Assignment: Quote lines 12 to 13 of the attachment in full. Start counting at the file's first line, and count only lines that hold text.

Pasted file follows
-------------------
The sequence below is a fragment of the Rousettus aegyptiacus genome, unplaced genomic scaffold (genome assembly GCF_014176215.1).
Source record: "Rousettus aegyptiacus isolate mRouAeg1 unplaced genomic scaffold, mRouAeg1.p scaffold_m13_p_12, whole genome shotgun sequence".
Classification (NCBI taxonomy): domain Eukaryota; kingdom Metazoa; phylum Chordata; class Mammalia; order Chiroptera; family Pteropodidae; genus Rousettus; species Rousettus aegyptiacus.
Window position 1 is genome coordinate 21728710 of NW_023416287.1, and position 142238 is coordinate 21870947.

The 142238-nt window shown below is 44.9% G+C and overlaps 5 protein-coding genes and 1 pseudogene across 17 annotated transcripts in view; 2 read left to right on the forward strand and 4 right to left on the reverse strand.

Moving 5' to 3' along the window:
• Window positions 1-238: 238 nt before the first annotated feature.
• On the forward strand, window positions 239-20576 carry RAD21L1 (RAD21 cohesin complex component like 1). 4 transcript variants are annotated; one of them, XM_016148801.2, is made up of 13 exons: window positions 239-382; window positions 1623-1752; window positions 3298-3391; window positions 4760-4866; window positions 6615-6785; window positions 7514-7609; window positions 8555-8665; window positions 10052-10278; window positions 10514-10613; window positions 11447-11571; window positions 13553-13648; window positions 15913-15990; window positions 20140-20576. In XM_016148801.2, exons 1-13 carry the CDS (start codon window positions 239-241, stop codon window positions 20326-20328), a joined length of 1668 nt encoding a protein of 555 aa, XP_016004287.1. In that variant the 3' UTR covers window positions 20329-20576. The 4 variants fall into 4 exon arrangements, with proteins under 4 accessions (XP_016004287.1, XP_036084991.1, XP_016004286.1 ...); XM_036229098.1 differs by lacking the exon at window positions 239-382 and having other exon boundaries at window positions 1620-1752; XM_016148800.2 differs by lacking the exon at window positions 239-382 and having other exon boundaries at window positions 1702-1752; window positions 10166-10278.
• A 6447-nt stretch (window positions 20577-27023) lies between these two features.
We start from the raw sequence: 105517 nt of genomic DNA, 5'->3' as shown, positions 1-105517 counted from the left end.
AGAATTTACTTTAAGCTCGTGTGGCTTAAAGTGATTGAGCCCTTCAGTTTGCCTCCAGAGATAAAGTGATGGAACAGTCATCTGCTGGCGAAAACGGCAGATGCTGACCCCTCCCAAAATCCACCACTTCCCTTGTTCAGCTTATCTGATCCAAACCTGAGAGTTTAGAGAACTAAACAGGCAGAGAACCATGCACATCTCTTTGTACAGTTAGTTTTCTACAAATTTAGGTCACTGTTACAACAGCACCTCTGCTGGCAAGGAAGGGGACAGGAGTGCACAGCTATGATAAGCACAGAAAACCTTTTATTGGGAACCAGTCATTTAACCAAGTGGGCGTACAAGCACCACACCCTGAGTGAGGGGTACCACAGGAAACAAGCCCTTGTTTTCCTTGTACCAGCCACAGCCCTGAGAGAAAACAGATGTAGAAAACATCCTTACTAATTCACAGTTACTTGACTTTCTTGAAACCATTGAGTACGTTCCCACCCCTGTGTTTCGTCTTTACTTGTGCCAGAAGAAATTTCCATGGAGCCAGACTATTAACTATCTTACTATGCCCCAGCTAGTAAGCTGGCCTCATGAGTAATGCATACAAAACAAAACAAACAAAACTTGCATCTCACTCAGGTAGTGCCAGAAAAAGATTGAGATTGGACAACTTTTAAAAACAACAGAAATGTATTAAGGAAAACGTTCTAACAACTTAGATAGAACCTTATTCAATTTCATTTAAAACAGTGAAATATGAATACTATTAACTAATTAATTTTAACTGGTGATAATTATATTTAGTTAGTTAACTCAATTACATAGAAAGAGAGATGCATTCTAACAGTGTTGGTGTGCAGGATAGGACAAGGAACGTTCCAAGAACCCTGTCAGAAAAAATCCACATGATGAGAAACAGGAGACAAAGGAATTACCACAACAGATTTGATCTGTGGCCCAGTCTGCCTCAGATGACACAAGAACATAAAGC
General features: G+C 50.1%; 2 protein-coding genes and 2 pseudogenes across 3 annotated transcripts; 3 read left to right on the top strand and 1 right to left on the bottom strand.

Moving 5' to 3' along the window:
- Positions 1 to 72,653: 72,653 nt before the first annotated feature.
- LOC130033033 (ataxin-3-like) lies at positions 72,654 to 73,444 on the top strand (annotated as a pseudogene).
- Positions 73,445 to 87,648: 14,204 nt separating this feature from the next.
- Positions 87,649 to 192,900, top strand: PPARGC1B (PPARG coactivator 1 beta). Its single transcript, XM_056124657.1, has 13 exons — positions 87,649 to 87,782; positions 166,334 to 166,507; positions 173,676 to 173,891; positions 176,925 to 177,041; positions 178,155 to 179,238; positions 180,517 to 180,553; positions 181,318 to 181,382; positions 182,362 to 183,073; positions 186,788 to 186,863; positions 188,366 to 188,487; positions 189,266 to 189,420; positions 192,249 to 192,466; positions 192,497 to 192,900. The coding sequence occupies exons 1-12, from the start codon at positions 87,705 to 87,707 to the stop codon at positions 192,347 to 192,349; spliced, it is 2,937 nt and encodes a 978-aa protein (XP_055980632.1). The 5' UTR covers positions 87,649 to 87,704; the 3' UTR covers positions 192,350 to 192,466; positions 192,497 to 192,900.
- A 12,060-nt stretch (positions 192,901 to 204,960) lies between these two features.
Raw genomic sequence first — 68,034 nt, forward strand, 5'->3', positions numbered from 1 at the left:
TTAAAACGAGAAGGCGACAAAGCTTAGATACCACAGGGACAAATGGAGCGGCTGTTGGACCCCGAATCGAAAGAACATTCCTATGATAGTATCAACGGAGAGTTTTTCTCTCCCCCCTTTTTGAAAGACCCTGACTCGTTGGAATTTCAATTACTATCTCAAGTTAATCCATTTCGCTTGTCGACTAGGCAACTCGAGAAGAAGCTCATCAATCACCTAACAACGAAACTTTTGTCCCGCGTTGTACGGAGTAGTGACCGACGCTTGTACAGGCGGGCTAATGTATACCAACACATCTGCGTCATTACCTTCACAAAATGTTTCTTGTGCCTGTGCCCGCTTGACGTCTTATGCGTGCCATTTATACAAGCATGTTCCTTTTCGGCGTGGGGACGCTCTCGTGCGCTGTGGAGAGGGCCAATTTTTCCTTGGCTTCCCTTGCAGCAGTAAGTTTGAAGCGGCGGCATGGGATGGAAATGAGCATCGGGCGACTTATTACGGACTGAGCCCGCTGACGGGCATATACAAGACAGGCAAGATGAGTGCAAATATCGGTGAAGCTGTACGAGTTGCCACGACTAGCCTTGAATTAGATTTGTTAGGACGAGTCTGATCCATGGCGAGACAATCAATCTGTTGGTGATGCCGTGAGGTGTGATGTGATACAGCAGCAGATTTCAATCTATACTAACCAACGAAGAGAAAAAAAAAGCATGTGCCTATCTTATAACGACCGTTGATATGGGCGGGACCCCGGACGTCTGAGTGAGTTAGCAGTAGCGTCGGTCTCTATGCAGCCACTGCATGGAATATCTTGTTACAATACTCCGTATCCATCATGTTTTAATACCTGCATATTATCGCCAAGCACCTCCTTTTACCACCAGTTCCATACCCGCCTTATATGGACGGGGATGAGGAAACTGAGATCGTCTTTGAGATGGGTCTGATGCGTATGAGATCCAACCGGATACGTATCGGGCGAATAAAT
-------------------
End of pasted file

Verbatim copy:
General features: G+C 50.1%; 2 protein-coding genes and 2 pseudogenes across 3 annotated transcripts; 3 read left to right on the top strand and 1 right to left on the bottom strand.

Moving 5' to 3' along the window: